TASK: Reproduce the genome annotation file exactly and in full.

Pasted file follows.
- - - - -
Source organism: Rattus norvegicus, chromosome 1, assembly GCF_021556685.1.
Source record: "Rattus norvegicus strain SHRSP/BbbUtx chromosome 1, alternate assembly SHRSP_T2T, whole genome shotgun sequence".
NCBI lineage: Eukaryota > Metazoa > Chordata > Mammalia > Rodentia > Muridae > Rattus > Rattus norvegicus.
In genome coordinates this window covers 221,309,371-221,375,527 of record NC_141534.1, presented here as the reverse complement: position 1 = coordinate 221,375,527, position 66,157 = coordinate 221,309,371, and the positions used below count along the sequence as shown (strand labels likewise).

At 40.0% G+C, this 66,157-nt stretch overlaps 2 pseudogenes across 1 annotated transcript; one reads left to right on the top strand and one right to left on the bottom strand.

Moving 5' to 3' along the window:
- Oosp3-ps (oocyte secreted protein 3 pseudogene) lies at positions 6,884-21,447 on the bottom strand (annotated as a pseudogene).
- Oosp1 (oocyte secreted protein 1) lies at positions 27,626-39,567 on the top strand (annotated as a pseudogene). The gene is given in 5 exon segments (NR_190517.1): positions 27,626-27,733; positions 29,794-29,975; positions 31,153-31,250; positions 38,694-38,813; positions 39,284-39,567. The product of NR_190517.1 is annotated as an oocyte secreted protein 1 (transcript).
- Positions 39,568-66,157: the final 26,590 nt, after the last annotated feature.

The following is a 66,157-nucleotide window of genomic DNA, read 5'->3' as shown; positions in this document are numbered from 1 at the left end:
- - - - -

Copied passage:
Source organism: Rattus norvegicus, chromosome 1, assembly GCF_021556685.1.
Source record: "Rattus norvegicus strain SHRSP/BbbUtx chromosome 1, alternate assembly SHRSP_T2T, whole genome shotgun sequence".
NCBI lineage: Eukaryota > Metazoa > Chordata > Mammalia > Rodentia > Muridae > Rattus > Rattus norvegicus.
In genome coordinates this window covers 221,309,371-221,375,527 of record NC_141534.1, presented here as the reverse complement: position 1 = coordinate 221,375,527, position 66,157 = coordinate 221,309,371, and the positions used below count along the sequence as shown (strand labels likewise).

At 40.0% G+C, this 66,157-nt stretch overlaps 2 pseudogenes across 1 annotated transcript; one reads left to right on the top strand and one right to left on the bottom strand.

Moving 5' to 3' along the window:
- Oosp3-ps (oocyte secreted protein 3 pseudogene) lies at positions 6,884-21,447 on the bottom strand (annotated as a pseudogene).
- Oosp1 (oocyte secreted protein 1) lies at positions 27,626-39,567 on the top strand (annotated as a pseudogene). The gene is given in 5 exon segments (NR_190517.1): positions 27,626-27,733; positions 29,794-29,975; positions 31,153-31,250; positions 38,694-38,813; positions 39,284-39,567. The product of NR_190517.1 is annotated as an oocyte secreted protein 1 (transcript).
- Positions 39,568-66,157: the final 26,590 nt, after the last annotated feature.

The following is a 66,157-nucleotide window of genomic DNA, read 5'->3' as shown; positions in this document are numbered from 1 at the left end: